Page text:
Wednesday, 6 September 2017 - 21:09 UTC
The wait is over. We finally have a complete set of SOHO/LASCO coronagraph images from today's memorable X9.3 solar flare. If you missed today's space weather events be sure to read this news article before you continue reading here.
As most of you probably already suspected, the eruption was very broad and the plasma cloud indeed has an earth-directed component. The animation below shows you the coronal mass ejection as seen by the SOHO LASCO C2 and C3 coronagraphs.
⇧ Animation: SOHO LASCO C2 and C3 difference footage showing the X9.3 coronal mass ejection as it is ejected into space.
We see a clear asymmetrical full halo coronal mass ejection with the bulk of the CME heading well towards the south-east. It does seem that sunspot region 2673 has rotated a bit too far to the west already for a real head on collision with the plasma cloud. Nonetheless there is a clear earth-directed component and an impact is likely to occur.
We estimate the bulk speed of this coronal mass ejection to be in the 1.700 to 1.800km/s range which is fairly fast but the flanks do seem quite a bit slower which makes this a very tricky situation. We also need to factor in the M5.5 CME which is still on it's way as that will also affect how much the X9 CME will decelerate. All in all a very complex situation but we estimate that a 42 hour transit from the Sun to Earth seems plausible meaning the plasma cloud could arrive at Earth around 06:00 UTC this Friday, 8 September 2017. As always there is a healthy amount of uncertainty with these impact times but it should give a rough idea when to expect enhanced geomagnetic conditions. It will be interesting to see what NOAA's ENLIL model is going to predict.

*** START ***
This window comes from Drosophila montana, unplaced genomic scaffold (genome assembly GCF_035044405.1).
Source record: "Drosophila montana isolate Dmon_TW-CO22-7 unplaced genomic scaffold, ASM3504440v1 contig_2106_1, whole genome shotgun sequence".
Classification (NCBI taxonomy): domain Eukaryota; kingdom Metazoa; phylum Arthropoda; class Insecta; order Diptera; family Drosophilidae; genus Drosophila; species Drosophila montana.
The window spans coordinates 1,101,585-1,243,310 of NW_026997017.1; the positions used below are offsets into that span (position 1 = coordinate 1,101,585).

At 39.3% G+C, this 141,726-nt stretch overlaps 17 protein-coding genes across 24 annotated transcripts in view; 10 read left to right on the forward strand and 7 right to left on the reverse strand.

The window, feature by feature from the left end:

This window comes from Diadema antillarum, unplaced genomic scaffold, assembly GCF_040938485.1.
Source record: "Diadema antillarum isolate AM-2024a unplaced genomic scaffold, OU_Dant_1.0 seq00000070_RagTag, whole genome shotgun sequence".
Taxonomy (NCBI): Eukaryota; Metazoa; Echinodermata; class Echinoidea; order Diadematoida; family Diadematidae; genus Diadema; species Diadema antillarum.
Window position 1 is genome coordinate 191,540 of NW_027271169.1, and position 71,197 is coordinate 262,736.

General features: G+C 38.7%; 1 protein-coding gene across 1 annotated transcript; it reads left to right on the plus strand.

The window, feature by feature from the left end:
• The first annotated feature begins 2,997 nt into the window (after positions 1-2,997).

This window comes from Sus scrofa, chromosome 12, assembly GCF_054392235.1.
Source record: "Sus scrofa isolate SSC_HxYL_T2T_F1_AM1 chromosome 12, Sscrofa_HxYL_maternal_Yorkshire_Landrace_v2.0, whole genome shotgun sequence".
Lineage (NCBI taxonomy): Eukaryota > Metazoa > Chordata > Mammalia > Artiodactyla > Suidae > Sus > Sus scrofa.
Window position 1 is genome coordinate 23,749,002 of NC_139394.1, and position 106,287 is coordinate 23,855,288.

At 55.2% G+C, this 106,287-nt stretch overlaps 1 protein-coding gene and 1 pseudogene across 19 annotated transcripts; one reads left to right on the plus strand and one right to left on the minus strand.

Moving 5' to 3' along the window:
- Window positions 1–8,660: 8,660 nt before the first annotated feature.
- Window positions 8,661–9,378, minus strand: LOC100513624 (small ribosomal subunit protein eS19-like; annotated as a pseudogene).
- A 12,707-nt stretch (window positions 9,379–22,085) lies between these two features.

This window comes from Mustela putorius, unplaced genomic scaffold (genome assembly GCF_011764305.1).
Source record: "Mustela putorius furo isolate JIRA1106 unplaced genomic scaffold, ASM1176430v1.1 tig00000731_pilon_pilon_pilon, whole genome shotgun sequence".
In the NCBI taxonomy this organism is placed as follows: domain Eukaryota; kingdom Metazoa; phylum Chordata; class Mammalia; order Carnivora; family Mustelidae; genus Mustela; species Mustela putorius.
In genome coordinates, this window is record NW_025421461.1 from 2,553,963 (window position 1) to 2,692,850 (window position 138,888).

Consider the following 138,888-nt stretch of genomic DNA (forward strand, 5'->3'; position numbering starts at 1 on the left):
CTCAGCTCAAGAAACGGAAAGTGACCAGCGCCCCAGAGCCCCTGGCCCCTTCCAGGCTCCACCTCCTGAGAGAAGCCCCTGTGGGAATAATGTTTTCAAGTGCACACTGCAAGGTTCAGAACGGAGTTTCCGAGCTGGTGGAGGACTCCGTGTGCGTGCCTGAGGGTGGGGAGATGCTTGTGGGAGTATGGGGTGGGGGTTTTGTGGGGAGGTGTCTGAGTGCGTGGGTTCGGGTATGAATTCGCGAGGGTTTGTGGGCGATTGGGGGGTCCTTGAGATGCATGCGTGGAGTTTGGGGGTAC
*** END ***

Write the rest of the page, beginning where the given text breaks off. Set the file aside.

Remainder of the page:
While the solar flare was strong, we doubt it's coronal mass ejection is going to cause a truly large (G4 or G5) geomagnetic storm due to the reasons stated above. We suspect that moderate G2 geomagnetic storm conditions will be possible on 8 September with a chance of isolated periods with strong G3 storm conditions.
Never want to miss one of our news articles again? Subscribe to our mailing list! Always want to be up to date of the latest space weather events? Our Twitter account is the place to be for the latest space weather alerts or if you don't have Twitter you can sign up for the push alerts! Unsure what all of this space weather tech talk means? Our help section is the place to be where you can find in-depth articles, a FAQ and a list with common abbreviations. Do you still have a burning question after digging trough our help section? You are more than welcome to post on our forum where we will personally help you the best we can!
A lot of people come to SpaceWeatherLive to follow the Sun's activity or if there is aurora to be seen, but with more traffic comes higher server costs. Consider a donation if you enjoy SpaceWeatherLive so we can keep the website online!